Friday, September 03, 2004


Motes, Beams, Lice, Ticks, Rucksacks

Matthew 7:3-5:
And why beholdest thou the mote that is in thy brother's eye, but considerest not the beam that is in thine own eye? Or how wilt thou say to thy brother, Let me pull out the mote out of thine eye; and, behold, a beam is in thine own eye? Thou hypocrite, first cast out the beam out of thine own eye; and then shalt thou see clearly to cast out the mote out of thy brother's eye.
Luke 6:41-42 is similar. Mote translates Greek karphos (splinter, twig), and beam translates Greek dokos (log). There are also parallels in ancient Greek and Latin literature. Horace, Satires 1.3.25-27, talks as follows about the inability to see one's own faults:
You're half-blind, your eyes are smeared with lotion, you overlook your own sins. How is it then that in the case of your friends' faults you're as clear-sighted as an eagle or a snake from Epidaurus?

cum tua pervideas oculis mala lippus inunctis,
cur in amicorum vitiis tam cernis acutum
quam aut aquila aut serpens Epidaurius?
In Petronius' Satyricon (57.7), one of Trimalchio's freedmen says to Encolpius:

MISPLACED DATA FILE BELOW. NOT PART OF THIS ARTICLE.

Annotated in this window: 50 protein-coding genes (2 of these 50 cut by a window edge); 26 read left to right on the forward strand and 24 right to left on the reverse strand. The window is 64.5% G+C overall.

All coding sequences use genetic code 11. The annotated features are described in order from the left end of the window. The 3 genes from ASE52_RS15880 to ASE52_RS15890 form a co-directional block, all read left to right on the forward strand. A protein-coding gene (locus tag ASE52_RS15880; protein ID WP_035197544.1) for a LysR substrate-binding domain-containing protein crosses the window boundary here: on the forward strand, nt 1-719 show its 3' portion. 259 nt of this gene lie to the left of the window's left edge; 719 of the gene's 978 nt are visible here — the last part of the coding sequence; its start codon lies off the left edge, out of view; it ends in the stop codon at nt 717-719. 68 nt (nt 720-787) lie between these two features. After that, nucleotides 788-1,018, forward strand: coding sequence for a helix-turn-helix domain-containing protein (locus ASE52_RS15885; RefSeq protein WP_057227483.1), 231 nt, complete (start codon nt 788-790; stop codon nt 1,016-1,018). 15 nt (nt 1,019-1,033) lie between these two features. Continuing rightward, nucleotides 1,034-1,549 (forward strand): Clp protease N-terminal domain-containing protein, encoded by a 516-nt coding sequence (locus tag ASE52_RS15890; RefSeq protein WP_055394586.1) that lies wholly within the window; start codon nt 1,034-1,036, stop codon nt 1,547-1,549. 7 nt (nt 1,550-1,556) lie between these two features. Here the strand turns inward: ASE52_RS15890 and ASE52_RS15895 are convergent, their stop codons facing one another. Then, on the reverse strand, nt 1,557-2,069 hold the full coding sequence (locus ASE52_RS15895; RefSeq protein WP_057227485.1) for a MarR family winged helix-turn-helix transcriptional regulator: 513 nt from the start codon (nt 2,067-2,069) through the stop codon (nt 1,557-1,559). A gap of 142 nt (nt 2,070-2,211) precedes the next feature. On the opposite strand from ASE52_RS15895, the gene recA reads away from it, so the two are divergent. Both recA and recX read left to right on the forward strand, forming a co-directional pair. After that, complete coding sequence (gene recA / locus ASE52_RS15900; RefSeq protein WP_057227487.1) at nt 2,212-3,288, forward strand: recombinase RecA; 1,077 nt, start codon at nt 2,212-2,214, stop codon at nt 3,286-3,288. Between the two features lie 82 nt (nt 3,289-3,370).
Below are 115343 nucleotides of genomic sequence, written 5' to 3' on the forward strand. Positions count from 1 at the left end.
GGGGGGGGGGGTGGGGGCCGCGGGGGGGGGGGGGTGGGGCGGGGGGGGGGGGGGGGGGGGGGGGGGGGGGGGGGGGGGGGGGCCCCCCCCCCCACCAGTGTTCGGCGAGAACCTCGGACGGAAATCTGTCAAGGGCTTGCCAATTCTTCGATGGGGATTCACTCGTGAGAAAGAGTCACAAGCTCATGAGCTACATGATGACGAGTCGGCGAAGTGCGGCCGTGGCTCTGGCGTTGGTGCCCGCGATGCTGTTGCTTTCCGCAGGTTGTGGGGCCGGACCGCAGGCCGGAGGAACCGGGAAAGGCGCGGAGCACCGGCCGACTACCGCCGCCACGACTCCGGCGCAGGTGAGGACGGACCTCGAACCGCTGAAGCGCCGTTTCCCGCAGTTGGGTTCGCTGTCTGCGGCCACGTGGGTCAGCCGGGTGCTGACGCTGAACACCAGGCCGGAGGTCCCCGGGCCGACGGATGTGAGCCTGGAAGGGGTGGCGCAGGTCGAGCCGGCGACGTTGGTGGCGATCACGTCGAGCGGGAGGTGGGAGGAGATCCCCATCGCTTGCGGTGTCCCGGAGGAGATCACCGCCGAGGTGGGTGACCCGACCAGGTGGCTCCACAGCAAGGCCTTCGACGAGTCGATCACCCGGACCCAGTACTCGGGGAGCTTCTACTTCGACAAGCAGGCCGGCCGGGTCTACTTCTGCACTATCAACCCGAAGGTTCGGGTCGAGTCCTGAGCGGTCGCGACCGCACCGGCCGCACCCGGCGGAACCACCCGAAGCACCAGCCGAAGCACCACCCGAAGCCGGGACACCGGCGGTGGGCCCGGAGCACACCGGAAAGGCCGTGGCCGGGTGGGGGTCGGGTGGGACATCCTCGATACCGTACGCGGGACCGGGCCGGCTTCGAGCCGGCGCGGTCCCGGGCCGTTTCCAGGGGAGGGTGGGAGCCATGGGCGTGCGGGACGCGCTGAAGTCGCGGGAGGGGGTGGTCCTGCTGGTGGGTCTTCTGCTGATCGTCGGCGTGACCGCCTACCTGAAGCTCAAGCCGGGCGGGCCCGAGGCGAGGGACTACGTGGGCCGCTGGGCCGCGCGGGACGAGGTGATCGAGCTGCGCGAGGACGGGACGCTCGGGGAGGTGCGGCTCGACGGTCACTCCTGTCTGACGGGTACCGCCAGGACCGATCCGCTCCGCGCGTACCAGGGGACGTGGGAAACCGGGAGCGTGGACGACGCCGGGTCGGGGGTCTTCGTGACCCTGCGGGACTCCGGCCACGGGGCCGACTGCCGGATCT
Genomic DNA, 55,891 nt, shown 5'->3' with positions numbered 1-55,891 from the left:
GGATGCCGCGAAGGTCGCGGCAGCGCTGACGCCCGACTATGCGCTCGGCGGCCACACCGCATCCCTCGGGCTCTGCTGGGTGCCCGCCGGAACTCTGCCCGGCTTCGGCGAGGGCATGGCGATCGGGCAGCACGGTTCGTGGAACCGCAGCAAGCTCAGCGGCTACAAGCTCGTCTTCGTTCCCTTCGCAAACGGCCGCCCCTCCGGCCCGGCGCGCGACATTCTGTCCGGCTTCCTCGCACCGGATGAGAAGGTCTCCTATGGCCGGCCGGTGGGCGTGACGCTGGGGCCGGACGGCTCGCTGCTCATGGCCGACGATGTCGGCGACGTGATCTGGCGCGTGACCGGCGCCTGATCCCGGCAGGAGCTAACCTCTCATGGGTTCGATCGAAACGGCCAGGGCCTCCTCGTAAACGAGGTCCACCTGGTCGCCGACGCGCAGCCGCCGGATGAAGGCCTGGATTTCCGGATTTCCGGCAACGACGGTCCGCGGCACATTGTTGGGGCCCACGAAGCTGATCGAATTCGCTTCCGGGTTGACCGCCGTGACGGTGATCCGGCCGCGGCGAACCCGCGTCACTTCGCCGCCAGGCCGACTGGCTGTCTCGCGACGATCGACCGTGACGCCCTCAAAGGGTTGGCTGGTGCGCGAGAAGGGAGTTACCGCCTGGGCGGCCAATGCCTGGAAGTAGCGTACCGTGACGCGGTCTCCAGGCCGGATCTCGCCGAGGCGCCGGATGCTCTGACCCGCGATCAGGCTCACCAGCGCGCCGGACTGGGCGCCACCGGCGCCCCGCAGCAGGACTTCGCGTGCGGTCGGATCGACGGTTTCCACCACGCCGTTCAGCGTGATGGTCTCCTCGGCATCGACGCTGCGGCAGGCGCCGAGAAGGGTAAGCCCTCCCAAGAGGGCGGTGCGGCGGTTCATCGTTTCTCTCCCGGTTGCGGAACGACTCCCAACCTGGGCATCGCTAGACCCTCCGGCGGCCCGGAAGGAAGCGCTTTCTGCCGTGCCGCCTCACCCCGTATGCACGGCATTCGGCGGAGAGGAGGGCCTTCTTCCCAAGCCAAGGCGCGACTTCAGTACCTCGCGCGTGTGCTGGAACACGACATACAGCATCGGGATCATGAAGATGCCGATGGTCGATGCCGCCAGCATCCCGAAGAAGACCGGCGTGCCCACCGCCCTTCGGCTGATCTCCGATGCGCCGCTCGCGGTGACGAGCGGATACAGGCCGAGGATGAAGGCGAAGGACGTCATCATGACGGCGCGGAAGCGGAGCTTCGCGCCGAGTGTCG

You see the louse on another, you don't see the tick on yourself.

in alio pedulcum vides, in te ricinum non vides.
This idea can be traced back in another form to one of Aesop's fables (359 Halm, tr. Olivia and Robert Temple):
Once upon a time, when Prometheus created men, he hung from them two carrying-pouches. One of these contained the deficiencies of other people and was hung in front. The other contained our own faults, which he suspended behind us. The result of this was that men could see directly down into the pouch containing other people's failings, but were unable to see their own.
Babrius put the fable into Greek verse (66, tr. Ben Edwin Perry):
Prometheus was a god, but of the first dynasty. He it was, they say, that fashioned man from earth, to be the master of the beasts. On man he hung, the story goes, two wallets filled with the faults of human kind; the one in front contained the faults of other men, the one behind the bearer's own, and this was the larger wallet. That's why, it seems to me, men see the failings of each other very clearly, while unaware of those which are their own.
Note that Babrius, like Matthew, says that our own faults are more numerous or grievous than the faults of others.

Phaedrus (4.10) wrote some Latin verses on the same theme:
Jupiter placed two wallets on us:
the one filled with our own faults he put behind our backs,
the one heavy with others' faults he hung in front.
For this reason we cannot see our own sins;
as soon as others commit a crime, we judge them.

Peras imposuit Iuppiter nobis duas:
propriis repletam vitiis post tergum dedit,
alienis ante pectus suspendit gravem.
hac re videre nostra mala non possumus;
alii simul delinquunt, censores sumus.
The fable is mentioned in passing by other ancient authors:

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